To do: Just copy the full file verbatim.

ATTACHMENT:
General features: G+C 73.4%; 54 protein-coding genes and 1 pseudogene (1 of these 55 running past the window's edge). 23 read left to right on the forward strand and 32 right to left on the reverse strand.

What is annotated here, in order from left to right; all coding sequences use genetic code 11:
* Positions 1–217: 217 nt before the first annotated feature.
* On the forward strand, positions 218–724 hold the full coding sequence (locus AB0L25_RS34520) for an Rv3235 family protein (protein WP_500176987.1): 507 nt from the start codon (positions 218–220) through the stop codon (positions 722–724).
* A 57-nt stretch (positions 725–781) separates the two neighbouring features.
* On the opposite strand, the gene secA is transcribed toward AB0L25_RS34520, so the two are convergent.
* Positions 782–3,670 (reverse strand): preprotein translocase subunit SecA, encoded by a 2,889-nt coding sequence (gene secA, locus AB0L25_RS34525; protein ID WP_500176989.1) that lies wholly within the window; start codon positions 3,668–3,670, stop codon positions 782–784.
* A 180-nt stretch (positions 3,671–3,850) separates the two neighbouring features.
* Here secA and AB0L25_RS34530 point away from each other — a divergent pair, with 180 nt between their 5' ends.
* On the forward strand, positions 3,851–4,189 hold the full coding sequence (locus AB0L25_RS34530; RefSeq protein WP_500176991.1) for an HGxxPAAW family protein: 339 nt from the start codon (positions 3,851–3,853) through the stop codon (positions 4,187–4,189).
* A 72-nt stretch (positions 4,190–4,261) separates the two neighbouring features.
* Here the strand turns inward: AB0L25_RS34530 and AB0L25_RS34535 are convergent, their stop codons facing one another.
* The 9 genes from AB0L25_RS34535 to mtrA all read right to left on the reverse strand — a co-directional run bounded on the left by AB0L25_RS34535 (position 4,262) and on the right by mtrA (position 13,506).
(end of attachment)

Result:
General features: G+C 73.4%; 54 protein-coding genes and 1 pseudogene (1 of these 55 running past the window's edge). 23 read left to right on the forward strand and 32 right to left on the reverse strand.

What is annotated here, in order from left to right; all coding sequences use genetic code 11:
* Positions 1–217: 217 nt before the first annotated feature.
* On the forward strand, positions 218–724 hold the full coding sequence (locus AB0L25_RS34520) for an Rv3235 family protein (protein WP_500176987.1): 507 nt from the start codon (positions 218–220) through the stop codon (positions 722–724).
* A 57-nt stretch (positions 725–781) separates the two neighbouring features.
* On the opposite strand, the gene secA is transcribed toward AB0L25_RS34520, so the two are convergent.
* Positions 782–3,670 (reverse strand): preprotein translocase subunit SecA, encoded by a 2,889-nt coding sequence (gene secA, locus AB0L25_RS34525; protein ID WP_500176989.1) that lies wholly within the window; start codon positions 3,668–3,670, stop codon positions 782–784.
* A 180-nt stretch (positions 3,671–3,850) separates the two neighbouring features.
* Here secA and AB0L25_RS34530 point away from each other — a divergent pair, with 180 nt between their 5' ends.
* On the forward strand, positions 3,851–4,189 hold the full coding sequence (locus AB0L25_RS34530; RefSeq protein WP_500176991.1) for an HGxxPAAW family protein: 339 nt from the start codon (positions 3,851–3,853) through the stop codon (positions 4,187–4,189).
* A 72-nt stretch (positions 4,190–4,261) separates the two neighbouring features.
* Here the strand turns inward: AB0L25_RS34530 and AB0L25_RS34535 are convergent, their stop codons facing one another.
* The 9 genes from AB0L25_RS34535 to mtrA all read right to left on the reverse strand — a co-directional run bounded on the left by AB0L25_RS34535 (position 4,262) and on the right by mtrA (position 13,506).